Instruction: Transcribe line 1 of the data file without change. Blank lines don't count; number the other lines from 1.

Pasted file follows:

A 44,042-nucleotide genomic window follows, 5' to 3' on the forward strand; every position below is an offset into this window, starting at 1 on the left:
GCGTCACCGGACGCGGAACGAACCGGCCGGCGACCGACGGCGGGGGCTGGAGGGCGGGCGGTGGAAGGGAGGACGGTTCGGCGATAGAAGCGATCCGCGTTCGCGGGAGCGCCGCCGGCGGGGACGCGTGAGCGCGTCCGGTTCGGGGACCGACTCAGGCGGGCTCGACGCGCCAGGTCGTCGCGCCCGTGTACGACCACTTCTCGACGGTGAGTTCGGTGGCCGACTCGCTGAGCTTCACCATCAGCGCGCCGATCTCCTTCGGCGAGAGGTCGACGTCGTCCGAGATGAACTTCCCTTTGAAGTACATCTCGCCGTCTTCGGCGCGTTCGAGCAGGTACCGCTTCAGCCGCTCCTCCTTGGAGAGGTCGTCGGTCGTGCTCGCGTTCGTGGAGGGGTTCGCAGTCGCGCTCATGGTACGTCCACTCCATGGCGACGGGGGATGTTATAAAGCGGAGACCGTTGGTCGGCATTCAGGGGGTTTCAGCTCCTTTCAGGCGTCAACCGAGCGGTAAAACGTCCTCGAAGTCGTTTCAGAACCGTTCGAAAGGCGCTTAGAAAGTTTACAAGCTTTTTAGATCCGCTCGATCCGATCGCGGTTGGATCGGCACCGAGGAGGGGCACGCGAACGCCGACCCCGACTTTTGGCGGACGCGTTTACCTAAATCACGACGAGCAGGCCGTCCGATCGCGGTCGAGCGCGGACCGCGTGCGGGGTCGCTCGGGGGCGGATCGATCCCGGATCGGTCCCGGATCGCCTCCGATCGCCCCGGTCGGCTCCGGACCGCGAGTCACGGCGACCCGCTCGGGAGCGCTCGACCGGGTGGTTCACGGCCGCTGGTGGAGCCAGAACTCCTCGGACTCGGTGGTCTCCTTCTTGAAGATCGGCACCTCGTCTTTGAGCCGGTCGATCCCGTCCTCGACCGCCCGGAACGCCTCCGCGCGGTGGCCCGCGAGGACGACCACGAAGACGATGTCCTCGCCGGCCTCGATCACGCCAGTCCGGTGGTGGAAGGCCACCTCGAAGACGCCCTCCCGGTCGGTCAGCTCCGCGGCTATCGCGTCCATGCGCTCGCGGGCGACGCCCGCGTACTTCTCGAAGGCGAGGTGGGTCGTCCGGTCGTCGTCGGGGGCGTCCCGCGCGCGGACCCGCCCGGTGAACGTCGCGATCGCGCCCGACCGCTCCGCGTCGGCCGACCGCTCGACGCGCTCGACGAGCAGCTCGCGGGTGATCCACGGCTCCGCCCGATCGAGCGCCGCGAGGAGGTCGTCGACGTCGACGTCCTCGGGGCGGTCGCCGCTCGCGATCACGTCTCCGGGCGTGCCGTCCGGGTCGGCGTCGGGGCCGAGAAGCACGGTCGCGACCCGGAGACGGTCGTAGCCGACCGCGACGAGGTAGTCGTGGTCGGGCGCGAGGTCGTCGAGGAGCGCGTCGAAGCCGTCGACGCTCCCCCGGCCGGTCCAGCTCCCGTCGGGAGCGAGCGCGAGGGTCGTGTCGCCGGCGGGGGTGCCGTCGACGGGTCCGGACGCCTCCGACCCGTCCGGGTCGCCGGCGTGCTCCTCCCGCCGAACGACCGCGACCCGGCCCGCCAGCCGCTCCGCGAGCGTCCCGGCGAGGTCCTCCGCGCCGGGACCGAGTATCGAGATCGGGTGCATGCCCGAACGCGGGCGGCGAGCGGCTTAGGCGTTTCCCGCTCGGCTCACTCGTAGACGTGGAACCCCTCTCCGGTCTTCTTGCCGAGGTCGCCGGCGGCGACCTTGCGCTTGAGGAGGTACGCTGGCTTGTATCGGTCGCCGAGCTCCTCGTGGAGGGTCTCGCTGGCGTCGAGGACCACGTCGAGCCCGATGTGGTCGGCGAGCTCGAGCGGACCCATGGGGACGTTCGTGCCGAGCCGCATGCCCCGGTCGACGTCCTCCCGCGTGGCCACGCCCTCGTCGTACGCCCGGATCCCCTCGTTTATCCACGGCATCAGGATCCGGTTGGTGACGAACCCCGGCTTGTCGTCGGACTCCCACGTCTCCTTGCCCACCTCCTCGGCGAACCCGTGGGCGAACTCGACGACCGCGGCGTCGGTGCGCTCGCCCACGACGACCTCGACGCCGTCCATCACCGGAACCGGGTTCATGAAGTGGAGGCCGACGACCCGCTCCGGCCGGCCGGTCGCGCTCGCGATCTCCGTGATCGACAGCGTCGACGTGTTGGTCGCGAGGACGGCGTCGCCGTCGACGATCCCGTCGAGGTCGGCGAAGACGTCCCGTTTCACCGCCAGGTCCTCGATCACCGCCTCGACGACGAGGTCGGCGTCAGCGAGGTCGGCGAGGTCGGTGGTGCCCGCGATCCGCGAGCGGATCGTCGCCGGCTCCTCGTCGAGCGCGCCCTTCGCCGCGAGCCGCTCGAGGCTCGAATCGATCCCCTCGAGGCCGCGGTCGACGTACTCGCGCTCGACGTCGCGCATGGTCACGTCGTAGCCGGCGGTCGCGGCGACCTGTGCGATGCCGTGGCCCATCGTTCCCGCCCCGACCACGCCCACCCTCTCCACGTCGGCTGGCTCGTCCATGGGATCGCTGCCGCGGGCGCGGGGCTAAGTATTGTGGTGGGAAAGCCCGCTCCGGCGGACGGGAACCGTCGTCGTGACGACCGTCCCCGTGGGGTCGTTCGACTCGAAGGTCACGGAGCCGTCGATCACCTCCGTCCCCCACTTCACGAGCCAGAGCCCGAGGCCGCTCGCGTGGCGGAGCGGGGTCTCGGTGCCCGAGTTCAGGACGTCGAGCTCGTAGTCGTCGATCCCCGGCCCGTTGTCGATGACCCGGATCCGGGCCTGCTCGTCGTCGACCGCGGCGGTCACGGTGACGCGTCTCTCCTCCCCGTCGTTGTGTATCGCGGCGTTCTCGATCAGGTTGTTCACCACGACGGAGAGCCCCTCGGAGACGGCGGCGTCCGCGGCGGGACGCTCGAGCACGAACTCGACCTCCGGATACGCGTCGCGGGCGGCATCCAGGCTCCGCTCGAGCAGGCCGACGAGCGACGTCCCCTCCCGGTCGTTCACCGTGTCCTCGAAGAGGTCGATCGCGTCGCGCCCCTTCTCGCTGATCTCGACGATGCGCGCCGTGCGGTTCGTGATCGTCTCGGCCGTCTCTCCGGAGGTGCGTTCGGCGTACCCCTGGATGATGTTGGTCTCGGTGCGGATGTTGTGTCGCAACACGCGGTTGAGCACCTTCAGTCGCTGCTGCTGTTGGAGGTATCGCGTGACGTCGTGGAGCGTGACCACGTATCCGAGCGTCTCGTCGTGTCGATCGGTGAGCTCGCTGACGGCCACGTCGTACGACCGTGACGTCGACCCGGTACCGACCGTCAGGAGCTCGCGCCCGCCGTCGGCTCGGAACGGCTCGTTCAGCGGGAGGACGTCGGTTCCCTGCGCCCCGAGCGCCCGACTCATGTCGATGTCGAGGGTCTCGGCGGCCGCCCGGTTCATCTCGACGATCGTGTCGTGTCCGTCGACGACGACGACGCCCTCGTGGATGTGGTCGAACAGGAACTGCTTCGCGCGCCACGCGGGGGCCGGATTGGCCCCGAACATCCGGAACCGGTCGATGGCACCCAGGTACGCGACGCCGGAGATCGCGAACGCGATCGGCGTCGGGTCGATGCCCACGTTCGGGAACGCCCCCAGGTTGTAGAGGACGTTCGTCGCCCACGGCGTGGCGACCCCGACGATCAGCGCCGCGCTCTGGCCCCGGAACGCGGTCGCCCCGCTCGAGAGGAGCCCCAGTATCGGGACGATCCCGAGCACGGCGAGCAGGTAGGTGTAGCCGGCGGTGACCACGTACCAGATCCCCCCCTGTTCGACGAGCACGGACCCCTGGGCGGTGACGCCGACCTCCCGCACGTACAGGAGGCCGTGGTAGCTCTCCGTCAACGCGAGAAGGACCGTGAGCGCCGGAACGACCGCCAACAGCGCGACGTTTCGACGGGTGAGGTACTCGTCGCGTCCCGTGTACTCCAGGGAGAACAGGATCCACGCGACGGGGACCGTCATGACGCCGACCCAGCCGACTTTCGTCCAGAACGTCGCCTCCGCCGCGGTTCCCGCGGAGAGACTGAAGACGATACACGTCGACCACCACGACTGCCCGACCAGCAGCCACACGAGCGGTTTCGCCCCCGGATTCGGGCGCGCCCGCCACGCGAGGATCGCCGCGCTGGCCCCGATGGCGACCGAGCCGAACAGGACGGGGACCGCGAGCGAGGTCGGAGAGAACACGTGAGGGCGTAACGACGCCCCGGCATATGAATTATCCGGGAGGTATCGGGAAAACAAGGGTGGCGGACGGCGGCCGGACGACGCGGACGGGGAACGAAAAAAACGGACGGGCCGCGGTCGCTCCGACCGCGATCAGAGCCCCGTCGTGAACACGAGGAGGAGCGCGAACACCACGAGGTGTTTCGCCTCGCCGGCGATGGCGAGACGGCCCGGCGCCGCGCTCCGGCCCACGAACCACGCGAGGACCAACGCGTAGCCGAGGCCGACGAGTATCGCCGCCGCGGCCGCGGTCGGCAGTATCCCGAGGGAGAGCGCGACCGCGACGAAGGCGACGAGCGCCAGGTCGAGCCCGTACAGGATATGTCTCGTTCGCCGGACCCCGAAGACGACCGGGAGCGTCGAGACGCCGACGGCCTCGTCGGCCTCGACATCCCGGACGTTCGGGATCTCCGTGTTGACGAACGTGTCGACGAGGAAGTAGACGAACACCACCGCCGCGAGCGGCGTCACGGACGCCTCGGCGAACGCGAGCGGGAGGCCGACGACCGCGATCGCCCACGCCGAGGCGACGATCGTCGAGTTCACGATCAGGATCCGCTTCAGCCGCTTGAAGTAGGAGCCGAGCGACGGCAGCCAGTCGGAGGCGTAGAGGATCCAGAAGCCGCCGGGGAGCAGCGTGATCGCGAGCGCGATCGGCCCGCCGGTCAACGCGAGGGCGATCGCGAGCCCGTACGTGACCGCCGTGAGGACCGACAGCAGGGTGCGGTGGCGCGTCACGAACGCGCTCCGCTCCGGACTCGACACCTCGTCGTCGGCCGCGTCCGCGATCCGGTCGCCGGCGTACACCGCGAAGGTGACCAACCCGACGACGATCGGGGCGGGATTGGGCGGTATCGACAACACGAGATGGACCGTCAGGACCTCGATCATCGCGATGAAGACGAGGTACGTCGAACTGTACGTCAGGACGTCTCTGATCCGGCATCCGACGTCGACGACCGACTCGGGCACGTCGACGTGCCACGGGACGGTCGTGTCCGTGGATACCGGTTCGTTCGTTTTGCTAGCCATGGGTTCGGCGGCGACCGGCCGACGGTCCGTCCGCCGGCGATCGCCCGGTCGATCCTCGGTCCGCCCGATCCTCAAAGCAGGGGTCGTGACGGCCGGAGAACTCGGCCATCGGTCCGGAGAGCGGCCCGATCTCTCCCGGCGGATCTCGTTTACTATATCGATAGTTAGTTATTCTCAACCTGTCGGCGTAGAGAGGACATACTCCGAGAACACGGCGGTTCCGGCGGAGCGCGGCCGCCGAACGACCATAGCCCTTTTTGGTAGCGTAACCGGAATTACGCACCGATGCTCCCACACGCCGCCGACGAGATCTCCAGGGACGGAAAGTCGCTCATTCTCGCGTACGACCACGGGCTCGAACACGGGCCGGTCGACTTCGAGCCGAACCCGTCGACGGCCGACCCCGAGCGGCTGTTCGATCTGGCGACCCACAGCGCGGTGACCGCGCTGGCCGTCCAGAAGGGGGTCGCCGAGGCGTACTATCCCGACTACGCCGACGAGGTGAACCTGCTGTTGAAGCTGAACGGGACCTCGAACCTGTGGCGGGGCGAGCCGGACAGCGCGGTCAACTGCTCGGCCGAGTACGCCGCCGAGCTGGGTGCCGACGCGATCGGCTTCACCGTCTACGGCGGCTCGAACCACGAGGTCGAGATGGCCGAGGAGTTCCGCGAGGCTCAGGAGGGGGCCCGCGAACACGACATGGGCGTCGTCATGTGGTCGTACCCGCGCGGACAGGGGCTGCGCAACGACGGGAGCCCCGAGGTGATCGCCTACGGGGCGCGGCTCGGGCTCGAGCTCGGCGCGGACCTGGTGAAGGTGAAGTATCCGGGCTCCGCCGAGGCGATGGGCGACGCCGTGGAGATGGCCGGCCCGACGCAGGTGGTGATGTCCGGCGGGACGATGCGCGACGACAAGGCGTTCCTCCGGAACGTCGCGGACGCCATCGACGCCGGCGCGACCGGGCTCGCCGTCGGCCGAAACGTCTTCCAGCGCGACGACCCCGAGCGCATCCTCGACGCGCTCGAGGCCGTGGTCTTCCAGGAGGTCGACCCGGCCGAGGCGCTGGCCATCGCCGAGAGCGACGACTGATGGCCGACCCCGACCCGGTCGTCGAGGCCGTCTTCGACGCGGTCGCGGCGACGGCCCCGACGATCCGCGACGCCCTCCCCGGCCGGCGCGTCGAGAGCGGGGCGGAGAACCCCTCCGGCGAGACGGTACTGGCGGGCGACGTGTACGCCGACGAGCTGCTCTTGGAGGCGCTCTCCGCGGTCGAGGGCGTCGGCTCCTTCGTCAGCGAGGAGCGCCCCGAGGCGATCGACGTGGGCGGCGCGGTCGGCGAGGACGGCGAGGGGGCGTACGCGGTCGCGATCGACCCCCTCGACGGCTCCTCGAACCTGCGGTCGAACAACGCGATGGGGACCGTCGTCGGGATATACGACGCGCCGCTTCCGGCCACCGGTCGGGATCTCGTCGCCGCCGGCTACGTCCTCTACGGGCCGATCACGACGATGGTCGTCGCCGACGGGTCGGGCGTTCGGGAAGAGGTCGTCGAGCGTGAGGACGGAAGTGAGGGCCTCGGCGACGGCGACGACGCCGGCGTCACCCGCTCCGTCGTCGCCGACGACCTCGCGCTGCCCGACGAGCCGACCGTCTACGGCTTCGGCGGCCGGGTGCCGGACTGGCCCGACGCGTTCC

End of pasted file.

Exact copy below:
A 44,042-nucleotide genomic window follows, 5' to 3' on the forward strand; every position below is an offset into this window, starting at 1 on the left: